The project aims to shed light on the country’s chaotic economic environment
Cambridge, Mass., August X, 2017 — Venezuela appears to be teetering on the brink of economic collapse. But, in light of the fact that the country’s Central Bank stopped publishing all inflation data in December 2015, no one has an accurate read on just how dire the situation is. Until now. A new research project led by MIT Sloan School of Management’s Alberto Cavallo measures inflation in the country using an unusual and innovative technique: crowdsourcing and mobile phones. Cavallo and his team developed a mobile phone app that allows Venezuelan volunteers to scan the barcode of grocery items, enter their prices, and then send the information to the researchers’ servers. The team then aggregates the data to estimate the level of inflation. Data from the past five months indicates that Venezuela’s inflation rate is about 25% on a monthly basis—which represents one of highest rates in the world.
“The economic conditions in Venezuela are deteriorating rapidly but up to this point it’s been very hard to know exactly what’s going on with inflation,” says Cavallo. “This is enormously frustrating for economists who want to understand the state of the country’s economy, but it’s also terrible for Venezuelan citizens. The inflation rate is a vital statistic for anyone that wants to make adjustments to their wage, set prices, or make any financial decisions.”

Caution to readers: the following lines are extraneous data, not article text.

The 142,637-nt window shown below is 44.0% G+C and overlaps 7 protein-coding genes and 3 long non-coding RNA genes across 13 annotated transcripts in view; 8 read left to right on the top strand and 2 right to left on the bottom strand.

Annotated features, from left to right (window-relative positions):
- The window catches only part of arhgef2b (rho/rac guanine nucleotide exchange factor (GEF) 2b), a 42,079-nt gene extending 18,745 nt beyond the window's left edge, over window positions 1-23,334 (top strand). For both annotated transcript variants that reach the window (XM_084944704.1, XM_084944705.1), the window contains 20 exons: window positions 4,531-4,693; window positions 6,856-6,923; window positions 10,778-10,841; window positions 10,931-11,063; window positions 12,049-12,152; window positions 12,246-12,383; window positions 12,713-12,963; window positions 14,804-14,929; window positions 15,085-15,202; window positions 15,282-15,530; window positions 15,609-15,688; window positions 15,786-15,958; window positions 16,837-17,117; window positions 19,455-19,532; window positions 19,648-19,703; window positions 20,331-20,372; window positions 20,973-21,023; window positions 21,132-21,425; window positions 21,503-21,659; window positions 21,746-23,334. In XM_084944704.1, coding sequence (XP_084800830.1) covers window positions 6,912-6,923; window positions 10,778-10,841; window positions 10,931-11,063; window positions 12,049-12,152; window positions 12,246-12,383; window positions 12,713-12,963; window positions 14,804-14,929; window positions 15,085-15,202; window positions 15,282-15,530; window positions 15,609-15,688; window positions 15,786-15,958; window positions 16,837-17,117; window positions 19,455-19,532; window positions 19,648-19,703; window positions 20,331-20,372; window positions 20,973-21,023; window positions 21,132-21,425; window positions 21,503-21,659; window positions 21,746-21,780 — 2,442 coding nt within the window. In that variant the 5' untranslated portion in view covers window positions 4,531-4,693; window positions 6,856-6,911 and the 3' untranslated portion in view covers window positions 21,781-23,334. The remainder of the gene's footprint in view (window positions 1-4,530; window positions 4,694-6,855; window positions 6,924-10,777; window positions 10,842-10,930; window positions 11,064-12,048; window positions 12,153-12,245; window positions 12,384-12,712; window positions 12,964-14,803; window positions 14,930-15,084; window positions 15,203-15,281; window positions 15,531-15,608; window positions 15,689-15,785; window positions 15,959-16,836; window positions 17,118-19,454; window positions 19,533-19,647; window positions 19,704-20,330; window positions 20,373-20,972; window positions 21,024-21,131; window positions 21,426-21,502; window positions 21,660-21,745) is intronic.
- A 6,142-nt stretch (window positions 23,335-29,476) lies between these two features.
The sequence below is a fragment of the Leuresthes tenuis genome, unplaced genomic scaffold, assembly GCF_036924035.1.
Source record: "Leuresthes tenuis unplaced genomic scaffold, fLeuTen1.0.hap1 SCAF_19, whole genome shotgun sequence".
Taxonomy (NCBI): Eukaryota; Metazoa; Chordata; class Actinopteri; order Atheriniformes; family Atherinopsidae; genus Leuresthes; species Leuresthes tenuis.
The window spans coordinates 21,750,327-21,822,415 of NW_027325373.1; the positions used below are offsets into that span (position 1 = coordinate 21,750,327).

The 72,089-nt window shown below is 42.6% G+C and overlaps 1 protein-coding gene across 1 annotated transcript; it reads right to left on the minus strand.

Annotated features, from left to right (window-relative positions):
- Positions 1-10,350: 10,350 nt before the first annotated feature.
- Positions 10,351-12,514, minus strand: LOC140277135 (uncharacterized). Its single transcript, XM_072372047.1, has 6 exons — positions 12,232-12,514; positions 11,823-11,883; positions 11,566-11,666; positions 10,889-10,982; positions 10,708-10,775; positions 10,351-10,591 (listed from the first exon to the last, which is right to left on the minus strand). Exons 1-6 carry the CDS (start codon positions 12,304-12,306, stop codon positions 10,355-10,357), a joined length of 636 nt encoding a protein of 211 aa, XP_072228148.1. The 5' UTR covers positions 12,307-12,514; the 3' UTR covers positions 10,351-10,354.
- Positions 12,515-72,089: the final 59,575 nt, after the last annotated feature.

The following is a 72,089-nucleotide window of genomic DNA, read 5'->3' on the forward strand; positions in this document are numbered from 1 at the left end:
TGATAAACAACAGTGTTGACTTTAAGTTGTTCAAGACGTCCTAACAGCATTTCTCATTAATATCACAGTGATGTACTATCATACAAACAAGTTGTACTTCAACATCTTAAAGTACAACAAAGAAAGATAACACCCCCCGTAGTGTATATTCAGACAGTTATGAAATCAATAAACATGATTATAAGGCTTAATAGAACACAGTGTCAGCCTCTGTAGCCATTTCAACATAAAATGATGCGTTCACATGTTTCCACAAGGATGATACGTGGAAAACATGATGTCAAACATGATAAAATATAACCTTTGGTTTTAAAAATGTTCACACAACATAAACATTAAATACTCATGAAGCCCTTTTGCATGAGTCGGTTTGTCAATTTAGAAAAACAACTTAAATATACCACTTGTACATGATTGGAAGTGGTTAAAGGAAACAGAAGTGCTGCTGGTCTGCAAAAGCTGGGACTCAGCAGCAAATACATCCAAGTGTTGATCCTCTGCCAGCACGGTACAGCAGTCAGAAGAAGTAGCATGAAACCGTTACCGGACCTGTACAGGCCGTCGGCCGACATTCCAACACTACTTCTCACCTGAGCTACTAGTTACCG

By publishing a price index and a monthly inflation rate estimate, Cavallo and his team provide an accurate picture of the country’s economy. “We are only just starting to see how big an inflation problem the country faces,” he says. “The next step is recruiting more volunteers to send data from as many locations as possible.”
The research—which is part of MIT’s Billion Prices Project—is similar to another study Cavallo conducted in Argentina. That study used an online index that aggregates product and price information from websites of large retailers in the country. Cavallo and his team found that between 2007 and 2015, Argentina’s inflation rate was nearly three times higher than the government’s official estimate—confirming the long held suspicion that the government manipulated its economic data.
“Ten years ago, the only way to collect economic data of this scale and this type was to rely on the government,” says Cavallo. “The Billion Prices Project demonstrated the power of the internet to dramatically drive down the cost and complexity of inflation measurement. Our newest study is further proof that new technologies and techniques will allow us to collect economic data in ways that have never been possible before.”
Alternative estimates of inflation exist in Venezuela, but Cavallo’s project has several advantages. First, it is an academic project unaffiliated with any political group. Second, the data is updated every day, and all individual prices and codes are publicly available on the website, so anyone can check for mistakes.
“At this stage we already have one of the largest publicly-available price datasets in Venezuela and the advantage of using phones and crowdsourcing is that the government cannot stop us from obtaining and publishing our results,” says Cavallo. “Our goal is to recruit more participants and create a social movement—one that’s determined to shine a light on government manipulation of data and contribute to economic transparency.”